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Survey: 48 Percent of Protestant Pastors Have Seen Economic Shortfalls for Churches in 2020

Milton Quintanilla | Contributor for ChristianHeadlines.com | Updated: Nov 11, 2020
Survey: 48 Percent of Protestant Pastors Have Seen Economic Shortfalls for Churches in 2020

Survey: 48 Percent of Protestant Pastors Have Seen Economic Shortfalls for Churches in 2020

Nearly half of U.S. Protestant Pastors are saying the current economy is negatively impacting their congregations, according to new findings by the Nashville-based LifeWay Research.

Forty-eight percent of pastors said the economic impact on their church has been negative with 15 percent noting that it has been very negative.

Conversely, 15 percent believed the economy has had a positive effect on their churches, with 4 percent saying that there has been “a very positive impact.”

More than a third of pastors (35 percent), however, said that there’s been no impact at all.

Lifeway Research noted that even with a 12 point increase from 2018 to 2019, perceptions of a negative economy have been decreasing since 2010 when 80 percent said the economy was hurting their church.

The results from the 2020 findings are the highest since 2016 when slightly more than half of Protestant pastors (51 percent) said that the church was negatively affected by the economy.

“The recovery from the last recession was slow for many churches,” Scott McConnell, executive director of LifeWay Research explained. “Even in a good economy, it can be easy to focus on external factors that are hurting your church’s finances. Clearly, many pastors are seeing the recession in 2020 impacting their church.”

Mainline and smaller churches led by minority leaders, however, argued that the declining economy has had a harmful effect on the church.

African American pastors were more likely to believe that their congregation was “very negatively” impacted (20 percent).

Regarding giving levels, 45 percent of Protestant pastors said that giving has been about what was budgeted, while 33 percent said that giving was lower than budgeted. Meanwhile, 21 percent of pastors reported higher than budgeted giving levels.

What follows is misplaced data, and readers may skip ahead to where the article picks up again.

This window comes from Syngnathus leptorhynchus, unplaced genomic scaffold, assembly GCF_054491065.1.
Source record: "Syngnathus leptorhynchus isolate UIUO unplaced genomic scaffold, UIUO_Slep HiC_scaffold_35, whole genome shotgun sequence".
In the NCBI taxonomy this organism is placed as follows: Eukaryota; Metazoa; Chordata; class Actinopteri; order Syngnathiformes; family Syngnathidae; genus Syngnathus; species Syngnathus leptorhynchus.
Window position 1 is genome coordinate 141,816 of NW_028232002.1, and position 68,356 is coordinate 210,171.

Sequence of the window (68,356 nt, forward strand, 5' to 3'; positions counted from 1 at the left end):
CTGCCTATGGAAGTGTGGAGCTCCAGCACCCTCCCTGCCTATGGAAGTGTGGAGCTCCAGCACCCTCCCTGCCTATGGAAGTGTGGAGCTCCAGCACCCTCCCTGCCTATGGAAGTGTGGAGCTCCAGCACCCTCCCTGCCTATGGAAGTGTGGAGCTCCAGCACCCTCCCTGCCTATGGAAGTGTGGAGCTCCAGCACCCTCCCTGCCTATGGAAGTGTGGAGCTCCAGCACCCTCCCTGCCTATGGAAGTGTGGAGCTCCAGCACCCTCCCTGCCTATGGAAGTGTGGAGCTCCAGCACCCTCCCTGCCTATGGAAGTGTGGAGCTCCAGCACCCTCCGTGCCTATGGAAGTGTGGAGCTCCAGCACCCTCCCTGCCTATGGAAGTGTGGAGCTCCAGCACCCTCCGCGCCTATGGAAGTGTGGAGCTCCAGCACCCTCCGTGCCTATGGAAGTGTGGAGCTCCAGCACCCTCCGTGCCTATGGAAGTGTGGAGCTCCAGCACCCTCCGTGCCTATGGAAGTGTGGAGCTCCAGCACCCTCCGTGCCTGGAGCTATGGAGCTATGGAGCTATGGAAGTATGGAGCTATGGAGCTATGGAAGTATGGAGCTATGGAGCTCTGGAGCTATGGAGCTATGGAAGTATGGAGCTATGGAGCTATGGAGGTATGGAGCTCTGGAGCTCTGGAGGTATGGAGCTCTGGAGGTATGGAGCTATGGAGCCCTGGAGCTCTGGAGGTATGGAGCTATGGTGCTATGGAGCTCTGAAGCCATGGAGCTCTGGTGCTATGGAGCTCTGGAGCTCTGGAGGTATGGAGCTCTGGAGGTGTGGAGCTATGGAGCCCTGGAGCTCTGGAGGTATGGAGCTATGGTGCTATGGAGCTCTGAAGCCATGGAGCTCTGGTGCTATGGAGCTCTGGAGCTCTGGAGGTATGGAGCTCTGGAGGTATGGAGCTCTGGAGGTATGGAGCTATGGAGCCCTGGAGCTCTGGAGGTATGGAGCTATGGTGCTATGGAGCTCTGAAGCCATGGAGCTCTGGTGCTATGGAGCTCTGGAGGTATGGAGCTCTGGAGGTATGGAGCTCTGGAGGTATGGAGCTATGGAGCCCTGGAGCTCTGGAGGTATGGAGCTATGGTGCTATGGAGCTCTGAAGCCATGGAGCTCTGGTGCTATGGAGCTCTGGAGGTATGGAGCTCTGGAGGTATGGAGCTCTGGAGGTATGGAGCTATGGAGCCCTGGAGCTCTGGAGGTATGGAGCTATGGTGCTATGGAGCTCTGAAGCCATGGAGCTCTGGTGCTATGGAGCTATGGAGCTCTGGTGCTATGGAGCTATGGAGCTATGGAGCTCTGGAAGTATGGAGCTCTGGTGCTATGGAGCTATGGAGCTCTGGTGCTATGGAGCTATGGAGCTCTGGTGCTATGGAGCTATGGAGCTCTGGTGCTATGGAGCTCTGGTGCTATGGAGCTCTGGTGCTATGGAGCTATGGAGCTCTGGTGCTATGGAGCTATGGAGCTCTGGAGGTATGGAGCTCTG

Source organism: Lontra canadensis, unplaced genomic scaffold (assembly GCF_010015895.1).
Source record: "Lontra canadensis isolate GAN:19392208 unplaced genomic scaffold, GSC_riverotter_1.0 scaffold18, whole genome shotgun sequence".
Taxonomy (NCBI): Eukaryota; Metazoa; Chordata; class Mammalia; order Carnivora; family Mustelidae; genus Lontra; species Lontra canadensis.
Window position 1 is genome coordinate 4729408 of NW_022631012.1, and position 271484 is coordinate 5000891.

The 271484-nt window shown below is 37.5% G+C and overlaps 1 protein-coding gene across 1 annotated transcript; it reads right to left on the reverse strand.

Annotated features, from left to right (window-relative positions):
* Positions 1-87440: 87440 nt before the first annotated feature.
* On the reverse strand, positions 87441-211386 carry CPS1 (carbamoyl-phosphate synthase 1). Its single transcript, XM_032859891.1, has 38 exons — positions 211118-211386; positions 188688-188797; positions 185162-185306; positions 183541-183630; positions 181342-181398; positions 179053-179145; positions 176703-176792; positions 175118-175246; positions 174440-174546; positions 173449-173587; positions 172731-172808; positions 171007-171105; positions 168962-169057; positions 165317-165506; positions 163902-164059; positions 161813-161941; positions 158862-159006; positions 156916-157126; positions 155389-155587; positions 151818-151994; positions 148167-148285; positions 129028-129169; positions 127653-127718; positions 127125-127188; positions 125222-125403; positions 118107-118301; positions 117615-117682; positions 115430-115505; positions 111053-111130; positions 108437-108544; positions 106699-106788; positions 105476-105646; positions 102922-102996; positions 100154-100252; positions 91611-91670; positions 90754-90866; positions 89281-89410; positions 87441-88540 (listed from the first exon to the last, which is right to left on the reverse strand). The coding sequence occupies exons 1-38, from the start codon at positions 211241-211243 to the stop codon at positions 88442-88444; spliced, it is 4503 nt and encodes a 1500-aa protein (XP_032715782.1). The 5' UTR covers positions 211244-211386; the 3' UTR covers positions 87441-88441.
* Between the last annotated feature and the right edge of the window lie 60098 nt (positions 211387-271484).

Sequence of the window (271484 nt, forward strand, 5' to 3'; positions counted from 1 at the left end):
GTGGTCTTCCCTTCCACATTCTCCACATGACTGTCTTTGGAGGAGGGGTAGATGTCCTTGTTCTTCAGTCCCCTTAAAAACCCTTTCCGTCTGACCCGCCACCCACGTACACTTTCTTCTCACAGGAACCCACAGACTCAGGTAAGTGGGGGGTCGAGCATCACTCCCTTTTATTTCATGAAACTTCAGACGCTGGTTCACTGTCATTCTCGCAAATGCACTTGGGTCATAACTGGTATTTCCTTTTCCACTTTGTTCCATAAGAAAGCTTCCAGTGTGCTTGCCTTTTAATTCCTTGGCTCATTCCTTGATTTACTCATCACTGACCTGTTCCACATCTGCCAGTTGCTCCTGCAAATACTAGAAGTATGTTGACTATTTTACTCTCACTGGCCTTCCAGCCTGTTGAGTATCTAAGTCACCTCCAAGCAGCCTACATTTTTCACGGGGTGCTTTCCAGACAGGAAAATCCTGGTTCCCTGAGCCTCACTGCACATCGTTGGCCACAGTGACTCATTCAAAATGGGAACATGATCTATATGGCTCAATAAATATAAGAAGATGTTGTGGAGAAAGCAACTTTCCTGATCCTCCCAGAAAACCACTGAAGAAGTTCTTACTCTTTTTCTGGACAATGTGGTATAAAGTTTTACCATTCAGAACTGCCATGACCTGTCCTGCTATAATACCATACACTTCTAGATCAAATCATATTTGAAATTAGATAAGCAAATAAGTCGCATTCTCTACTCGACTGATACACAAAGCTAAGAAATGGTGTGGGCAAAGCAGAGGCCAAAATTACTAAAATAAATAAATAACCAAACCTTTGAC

In comparison to 2019, 35 percent said that giving has dropped in 2020 while 32 percent said it is the same. Additionally, 29 percent said that giving levels were more than last year’s levels.

Forty-eight percent of African American pastors are also more likely than white pastors to report lower than budgeted giving levels and giving levels below those from 2019 (50 percent). Among white pastors, 31 percent reported giving below budget and 34 percent reported receiving fewer offerings than last year.

Regarding giving levels of evangelical pastors, 23 percent said giving levels in 2020 are higher than budgeted as opposed to mainline pastors (14 percent).

Moreover, 32 percent of evangelical pastors reported that giving is above 2019’s offerings while 19 percent of mainline pastors reported likewise.

Regarding worship attendance levels, pastors with a congregation of 250 or more are more likely than pastors of churches with less than 50 people to say their giving levels had increased from 2019 (32 percent to 23 percent).

“The economic impact of COVID-19 has been very uneven, and that includes churches,” McConnell noted. “The types of churches that are most likely to be struggling financially are also the most likely to have not gathered in person in September. The exception is larger churches, but they were most likely to have less than 30 percent of their pre-COVID attendance in person.”

About 1,007 Protestant Pastors took part in the LifeWay Research Survey between Sept. 2 to Oct. 1, 2020, using both phone and online interviews.

Photo courtesy: ©Sparrow Stock

Milton Quintanilla is a freelance writer and content creator. He is a contributing writer for Christian Headlines and the host of the For Your Soul Podcast, a podcast devoted to sound doctrine and biblical truth. He holds a Masters of Divinity from Alliance Theological Seminary.

Survey: 48 Percent of Protestant Pastors Have Seen Economic Shortfalls for Churches in 2020